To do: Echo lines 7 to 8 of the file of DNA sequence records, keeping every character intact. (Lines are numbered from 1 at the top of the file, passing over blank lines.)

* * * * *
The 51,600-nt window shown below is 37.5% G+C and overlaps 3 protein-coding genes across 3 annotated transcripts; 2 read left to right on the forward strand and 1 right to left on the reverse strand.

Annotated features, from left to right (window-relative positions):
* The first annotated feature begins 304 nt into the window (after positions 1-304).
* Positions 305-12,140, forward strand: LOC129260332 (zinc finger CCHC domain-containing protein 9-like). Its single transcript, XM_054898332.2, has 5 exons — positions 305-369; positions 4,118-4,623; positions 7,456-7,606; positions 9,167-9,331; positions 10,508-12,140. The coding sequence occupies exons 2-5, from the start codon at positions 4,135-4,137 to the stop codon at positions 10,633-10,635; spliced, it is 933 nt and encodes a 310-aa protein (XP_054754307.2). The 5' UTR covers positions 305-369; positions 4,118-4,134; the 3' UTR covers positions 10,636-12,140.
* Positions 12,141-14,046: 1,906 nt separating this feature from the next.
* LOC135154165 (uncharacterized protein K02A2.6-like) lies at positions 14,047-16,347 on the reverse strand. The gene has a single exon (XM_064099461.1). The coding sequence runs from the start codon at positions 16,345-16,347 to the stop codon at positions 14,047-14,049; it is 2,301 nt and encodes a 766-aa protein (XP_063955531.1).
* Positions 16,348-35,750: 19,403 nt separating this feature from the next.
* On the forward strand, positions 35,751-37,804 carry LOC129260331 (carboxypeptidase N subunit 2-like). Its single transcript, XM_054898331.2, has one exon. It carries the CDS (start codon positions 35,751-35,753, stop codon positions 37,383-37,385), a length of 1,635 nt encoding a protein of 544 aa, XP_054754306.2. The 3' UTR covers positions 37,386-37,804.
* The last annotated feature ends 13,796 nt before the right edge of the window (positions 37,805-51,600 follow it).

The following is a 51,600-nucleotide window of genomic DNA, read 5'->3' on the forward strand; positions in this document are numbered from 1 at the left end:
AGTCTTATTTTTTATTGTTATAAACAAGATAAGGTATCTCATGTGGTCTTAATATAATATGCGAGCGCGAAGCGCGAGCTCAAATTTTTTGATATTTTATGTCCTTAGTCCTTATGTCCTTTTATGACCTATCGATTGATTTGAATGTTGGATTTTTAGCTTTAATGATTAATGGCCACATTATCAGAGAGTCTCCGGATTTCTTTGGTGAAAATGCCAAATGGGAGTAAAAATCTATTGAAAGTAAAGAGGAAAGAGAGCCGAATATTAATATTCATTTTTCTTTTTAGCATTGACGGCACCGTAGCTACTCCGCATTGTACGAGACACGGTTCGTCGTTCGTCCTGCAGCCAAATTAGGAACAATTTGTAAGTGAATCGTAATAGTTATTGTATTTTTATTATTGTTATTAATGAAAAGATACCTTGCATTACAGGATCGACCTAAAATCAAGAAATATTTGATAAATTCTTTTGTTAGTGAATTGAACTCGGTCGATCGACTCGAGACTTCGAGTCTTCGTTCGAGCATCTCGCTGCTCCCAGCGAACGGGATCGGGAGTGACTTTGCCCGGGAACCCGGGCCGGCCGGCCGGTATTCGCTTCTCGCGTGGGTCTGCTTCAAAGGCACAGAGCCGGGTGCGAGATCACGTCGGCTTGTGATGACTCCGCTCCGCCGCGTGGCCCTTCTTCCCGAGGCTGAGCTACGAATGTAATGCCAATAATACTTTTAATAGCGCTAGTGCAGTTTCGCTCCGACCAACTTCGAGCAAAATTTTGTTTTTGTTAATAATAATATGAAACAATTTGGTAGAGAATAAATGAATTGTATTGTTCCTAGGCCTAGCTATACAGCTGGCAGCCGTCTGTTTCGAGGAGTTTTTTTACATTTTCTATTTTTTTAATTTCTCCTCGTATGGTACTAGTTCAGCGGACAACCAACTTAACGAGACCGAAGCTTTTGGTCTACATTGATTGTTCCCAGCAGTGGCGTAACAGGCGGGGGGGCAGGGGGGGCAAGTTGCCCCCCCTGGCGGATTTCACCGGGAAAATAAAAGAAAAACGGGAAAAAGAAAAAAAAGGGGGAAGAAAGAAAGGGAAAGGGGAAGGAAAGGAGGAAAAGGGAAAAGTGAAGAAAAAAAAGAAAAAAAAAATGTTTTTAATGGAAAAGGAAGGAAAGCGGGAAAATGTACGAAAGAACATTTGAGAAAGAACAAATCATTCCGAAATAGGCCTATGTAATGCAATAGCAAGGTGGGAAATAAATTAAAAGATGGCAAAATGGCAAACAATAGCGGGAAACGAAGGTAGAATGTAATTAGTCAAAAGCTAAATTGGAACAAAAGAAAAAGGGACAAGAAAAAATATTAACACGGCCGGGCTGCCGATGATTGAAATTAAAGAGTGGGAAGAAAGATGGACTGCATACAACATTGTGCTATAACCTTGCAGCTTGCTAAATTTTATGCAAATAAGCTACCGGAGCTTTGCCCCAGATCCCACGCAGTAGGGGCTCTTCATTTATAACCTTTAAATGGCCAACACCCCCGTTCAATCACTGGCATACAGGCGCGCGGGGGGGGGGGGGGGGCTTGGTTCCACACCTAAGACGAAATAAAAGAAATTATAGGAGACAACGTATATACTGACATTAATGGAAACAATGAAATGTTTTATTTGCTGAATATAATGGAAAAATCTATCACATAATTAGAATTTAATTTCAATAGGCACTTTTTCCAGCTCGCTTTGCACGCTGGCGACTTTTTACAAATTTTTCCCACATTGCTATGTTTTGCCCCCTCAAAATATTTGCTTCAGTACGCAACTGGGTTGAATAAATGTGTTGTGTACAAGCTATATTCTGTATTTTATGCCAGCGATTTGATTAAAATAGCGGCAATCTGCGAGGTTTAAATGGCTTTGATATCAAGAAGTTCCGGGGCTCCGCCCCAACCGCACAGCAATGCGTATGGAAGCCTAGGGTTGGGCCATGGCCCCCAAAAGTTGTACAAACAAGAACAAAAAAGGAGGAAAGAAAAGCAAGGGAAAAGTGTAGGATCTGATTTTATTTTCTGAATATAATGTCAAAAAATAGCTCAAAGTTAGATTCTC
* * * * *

* Positions 16,348-35,750: 19,403 nt separating this feature from the next.
* On the forward strand, positions 35,751-37,804 carry LOC129260331 (carboxypeptidase N subunit 2-like). Its single transcript, XM_054898331.2, has one exon. It carries the CDS (start codon positions 35,751-35,753, stop codon positions 37,383-37,385), a length of 1,635 nt encoding a protein of 544 aa, XP_054754306.2. The 3' UTR covers positions 37,386-37,804.